Ancient Offering Discovered in Mexican Ruin

Archaeologists have finally penetrated to the center of the Pyramid of the Sun’s maze of ancient tunnels. Amazingly, they’ve uncovered a cache of items that are almost 2,000 years old.

What’s inside the Pyramid of the Sun?

Here’s the latest on this archaeological excavation into the Pyramid of the Sun from

One of Mexico’s largest and most famous pre-Columbian structures, the Pyramid of the Sun at Teotihuacan has yet to reveal its many secrets. Archaeologists have unearthed offerings inside a tunnel under the pyramid that likely predate its construction—and may even shed light on its significance.

The trove of offerings uncovered at the core of Teotihuacan’s Pyramid of the Sun includes a mask so lifelike it might have been a portrait. A trove of ceremonial offerings has been discovered at the base of Teotihuacan’s Pyramid of the Sun, archaeologists from Mexico’s National Anthropology and History Institute (INAH) announced yesterday. The items, which include a green stone mask, pieces of pottery and animal bones, might have been part of a consecration ceremony held when workers broke ground on the massive structure more than 1,900 years ago, they said.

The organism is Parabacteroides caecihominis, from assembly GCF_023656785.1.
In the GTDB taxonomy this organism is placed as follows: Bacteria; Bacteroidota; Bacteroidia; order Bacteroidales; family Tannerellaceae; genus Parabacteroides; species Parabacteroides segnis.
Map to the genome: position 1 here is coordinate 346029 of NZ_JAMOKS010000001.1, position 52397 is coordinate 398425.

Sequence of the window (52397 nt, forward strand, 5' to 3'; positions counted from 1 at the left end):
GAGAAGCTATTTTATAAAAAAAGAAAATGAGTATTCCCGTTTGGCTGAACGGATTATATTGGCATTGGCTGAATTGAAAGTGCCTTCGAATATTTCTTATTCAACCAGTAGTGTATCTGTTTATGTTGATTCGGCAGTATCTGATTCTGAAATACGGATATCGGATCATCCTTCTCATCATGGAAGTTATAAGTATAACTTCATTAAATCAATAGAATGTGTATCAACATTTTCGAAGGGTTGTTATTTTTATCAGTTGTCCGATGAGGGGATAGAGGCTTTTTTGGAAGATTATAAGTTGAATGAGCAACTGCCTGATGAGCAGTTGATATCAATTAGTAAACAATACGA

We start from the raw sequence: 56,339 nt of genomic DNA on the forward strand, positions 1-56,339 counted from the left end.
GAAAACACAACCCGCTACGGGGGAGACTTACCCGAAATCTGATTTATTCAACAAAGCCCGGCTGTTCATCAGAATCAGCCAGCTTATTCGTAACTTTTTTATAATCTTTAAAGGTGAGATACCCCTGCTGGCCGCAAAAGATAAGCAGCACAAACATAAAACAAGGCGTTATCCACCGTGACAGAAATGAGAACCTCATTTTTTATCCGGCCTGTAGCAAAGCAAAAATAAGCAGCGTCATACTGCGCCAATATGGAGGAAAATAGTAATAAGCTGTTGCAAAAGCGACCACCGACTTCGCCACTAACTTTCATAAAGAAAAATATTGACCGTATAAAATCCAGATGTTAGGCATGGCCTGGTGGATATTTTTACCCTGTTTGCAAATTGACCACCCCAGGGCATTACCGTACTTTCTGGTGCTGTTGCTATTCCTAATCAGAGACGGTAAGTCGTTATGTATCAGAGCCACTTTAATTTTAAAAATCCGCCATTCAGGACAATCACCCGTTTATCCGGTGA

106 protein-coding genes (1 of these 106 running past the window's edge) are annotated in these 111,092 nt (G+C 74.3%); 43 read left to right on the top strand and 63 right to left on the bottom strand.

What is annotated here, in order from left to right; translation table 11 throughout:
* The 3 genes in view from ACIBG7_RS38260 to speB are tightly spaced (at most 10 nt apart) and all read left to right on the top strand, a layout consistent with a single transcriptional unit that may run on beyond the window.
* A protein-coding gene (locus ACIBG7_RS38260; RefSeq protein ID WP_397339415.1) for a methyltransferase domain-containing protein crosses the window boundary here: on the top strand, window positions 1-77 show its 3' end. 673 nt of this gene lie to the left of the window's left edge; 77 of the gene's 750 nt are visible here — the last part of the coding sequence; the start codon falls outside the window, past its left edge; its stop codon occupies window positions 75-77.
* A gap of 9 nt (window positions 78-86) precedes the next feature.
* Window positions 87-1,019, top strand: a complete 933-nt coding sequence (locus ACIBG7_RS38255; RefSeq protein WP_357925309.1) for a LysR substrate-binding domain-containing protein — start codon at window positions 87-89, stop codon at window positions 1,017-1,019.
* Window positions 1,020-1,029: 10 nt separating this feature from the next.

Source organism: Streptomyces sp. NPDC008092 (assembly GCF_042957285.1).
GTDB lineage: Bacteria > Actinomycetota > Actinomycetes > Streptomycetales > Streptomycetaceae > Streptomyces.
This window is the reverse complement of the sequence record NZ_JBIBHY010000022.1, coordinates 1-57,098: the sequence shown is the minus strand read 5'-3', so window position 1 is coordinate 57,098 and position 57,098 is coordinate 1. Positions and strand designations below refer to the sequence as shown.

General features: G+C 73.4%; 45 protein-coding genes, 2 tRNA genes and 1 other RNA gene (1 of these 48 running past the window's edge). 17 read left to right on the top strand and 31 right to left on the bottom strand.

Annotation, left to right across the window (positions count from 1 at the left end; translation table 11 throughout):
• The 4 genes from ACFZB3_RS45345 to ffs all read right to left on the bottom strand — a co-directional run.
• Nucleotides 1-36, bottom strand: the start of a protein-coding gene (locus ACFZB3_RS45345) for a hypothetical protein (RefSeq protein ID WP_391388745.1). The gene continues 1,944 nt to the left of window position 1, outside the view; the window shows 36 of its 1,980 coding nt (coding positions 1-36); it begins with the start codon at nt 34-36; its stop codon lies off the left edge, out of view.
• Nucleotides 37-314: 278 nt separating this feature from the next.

Founded by an as-yet-unidentified group around 100 B.C., the ruined city of Teotihuacan features some of the largest pyramids built in the pre-Columbian Americas, along with temples, palaces, apartment-style complexes and remarkably preserved murals. At its height the settlement may have been home to some 200,000 people. By the time the Aztecs discovered the once-thriving hub around 1300, however, it had been abandoned for centuries, perhaps as a result of famine, drought or warfare…

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